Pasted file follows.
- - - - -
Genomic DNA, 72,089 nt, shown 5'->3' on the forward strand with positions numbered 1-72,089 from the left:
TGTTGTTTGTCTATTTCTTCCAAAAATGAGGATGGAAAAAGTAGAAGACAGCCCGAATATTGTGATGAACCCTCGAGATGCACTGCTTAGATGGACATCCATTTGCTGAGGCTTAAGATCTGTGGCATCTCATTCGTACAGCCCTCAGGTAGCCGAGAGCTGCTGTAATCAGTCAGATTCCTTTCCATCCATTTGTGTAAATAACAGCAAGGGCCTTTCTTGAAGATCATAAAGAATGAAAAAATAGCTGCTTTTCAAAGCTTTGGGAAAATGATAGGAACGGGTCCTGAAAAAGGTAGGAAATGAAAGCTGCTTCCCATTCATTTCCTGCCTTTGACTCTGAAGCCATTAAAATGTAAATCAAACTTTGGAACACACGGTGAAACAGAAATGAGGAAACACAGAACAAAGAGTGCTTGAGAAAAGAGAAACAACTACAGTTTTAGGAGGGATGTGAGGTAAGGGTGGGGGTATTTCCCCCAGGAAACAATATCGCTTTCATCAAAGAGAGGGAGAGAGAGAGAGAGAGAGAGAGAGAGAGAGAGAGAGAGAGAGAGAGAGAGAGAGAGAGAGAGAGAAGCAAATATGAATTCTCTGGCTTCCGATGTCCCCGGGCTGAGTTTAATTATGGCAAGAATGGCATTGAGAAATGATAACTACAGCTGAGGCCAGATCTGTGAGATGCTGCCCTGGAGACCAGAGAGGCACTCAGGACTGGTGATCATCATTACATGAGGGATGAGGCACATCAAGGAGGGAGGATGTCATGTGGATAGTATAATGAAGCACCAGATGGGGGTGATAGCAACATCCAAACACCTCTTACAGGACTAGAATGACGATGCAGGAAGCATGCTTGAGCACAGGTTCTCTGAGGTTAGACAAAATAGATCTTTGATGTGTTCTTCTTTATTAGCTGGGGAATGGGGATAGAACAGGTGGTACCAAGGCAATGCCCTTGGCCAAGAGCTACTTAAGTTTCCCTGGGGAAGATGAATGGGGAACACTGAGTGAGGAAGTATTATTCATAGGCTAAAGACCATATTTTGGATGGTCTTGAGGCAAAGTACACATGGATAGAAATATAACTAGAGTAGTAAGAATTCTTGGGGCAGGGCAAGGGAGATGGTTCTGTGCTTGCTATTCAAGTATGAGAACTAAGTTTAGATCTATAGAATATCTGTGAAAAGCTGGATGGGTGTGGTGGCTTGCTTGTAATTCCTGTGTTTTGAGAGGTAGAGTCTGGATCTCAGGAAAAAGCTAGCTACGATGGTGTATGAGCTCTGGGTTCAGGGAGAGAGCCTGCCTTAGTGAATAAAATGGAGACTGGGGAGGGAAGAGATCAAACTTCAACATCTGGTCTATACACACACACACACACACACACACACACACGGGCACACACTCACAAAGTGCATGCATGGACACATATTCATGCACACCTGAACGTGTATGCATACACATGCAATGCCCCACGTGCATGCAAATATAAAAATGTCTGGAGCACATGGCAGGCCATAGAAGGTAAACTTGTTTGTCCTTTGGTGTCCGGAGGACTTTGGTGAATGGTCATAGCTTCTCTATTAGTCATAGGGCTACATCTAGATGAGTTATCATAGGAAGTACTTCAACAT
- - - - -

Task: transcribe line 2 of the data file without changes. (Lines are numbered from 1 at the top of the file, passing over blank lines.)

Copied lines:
TGTTGTTTGTCTATTTCTTCCAAAAATGAGGATGGAAAAAGTAGAAGACAGCCCGAATATTGTGATGAACCCTCGAGATGCACTGCTTAGATGGACATCCATTTGCTGAGGCTTAAGATCTGTGGCATCTCATTCGTACAGCCCTCAGGTAGCCGAGAGCTGCTGTAATCAGTCAGATTCCTTTCCATCCATTTGTGTAAATAACAGCAAGGGCCTTTCTTGAAGATCATAAAGAATGAAAAAATAGCTGCTTTTCAAAGCTTTGGGAAAATGATAGGAACGGGTCCTGAAAAAGGTAGGAAATGAAAGCTGCTTCCCATTCATTTCCTGCCTTTGACTCTGAAGCCATTAAAATGTAAATCAAACTTTGGAACACACGGTGAAACAGAAATGAGGAAACACAGAACAAAGAGTGCTTGAGAAAAGAGAAACAACTACAGTTTTAGGAGGGATGTGAGGTAAGGGTGGGGGTATTTCCCCCAGGAAACAATATCGCTTTCATCAAAGAGAGGGAGAGAGAGAGAGAGAGAGAGAGAGAGAGAGAGAGAGAGAGAGAGAGAGAGAGAGAGAGAGAGAGAAGCAAATATGAATTCTCTGGCTTCCGATGTCCCCGGGCTGAGTTTAATTATGGCAAGAATGGCATTGAGAAATGATAACTACAGCTGAGGCCAGATCTGTGAGATGCTGCCCTGGAGACCAGAGAGGCACTCAGGACTGGTGATCATCATTACATGAGGGATGAGGCACATCAAGGAGGGAGGATGTCATGTGGATAGTATAATGAAGCACCAGATGGGGGTGATAGCAACATCCAAACACCTCTTACAGGACTAGAATGACGATGCAGGAAGCATGCTTGAGCACAGGTTCTCTGAGGTTAGACAAAATAGATCTTTGATGTGTTCTTCTTTATTAGCTGGGGAATGGGGATAGAACAGGTGGTACCAAGGCAATGCCCTTGGCCAAGAGCTACTTAAGTTTCCCTGGGGAAGATGAATGGGGAACACTGAGTGAGGAAGTATTATTCATAGGCTAAAGACCATATTTTGGATGGTCTTGAGGCAAAGTACACATGGATAGAAATATAACTAGAGTAGTAAGAATTCTTGGGGCAGGGCAAGGGAGATGGTTCTGTGCTTGCTATTCAAGTATGAGAACTAAGTTTAGATCTATAGAATATCTGTGAAAAGCTGGATGGGTGTGGTGGCTTGCTTGTAATTCCTGTGTTTTGAGAGGTAGAGTCTGGATCTCAGGAAAAAGCTAGCTACGATGGTGTATGAGCTCTGGGTTCAGGGAGAGAGCCTGCCTTAGTGAATAAAATGGAGACTGGGGAGGGAAGAGATCAAACTTCAACATCTGGTCTATACACACACACACACACACACACACACACACGGGCACACACTCACAAAGTGCATGCATGGACACATATTCATGCACACCTGAACGTGTATGCATACACATGCAATGCCCCACGTGCATGCAAATATAAAAATGTCTGGAGCACATGGCAGGCCATAGAAGGTAAACTTGTTTGTCCTTTGGTGTCCGGAGGACTTTGGTGAATGGTCATAGCTTCTCTATTAGTCATAGGGCTACATCTAGATGAGTTATCATAGGAAGTACTTCAACAT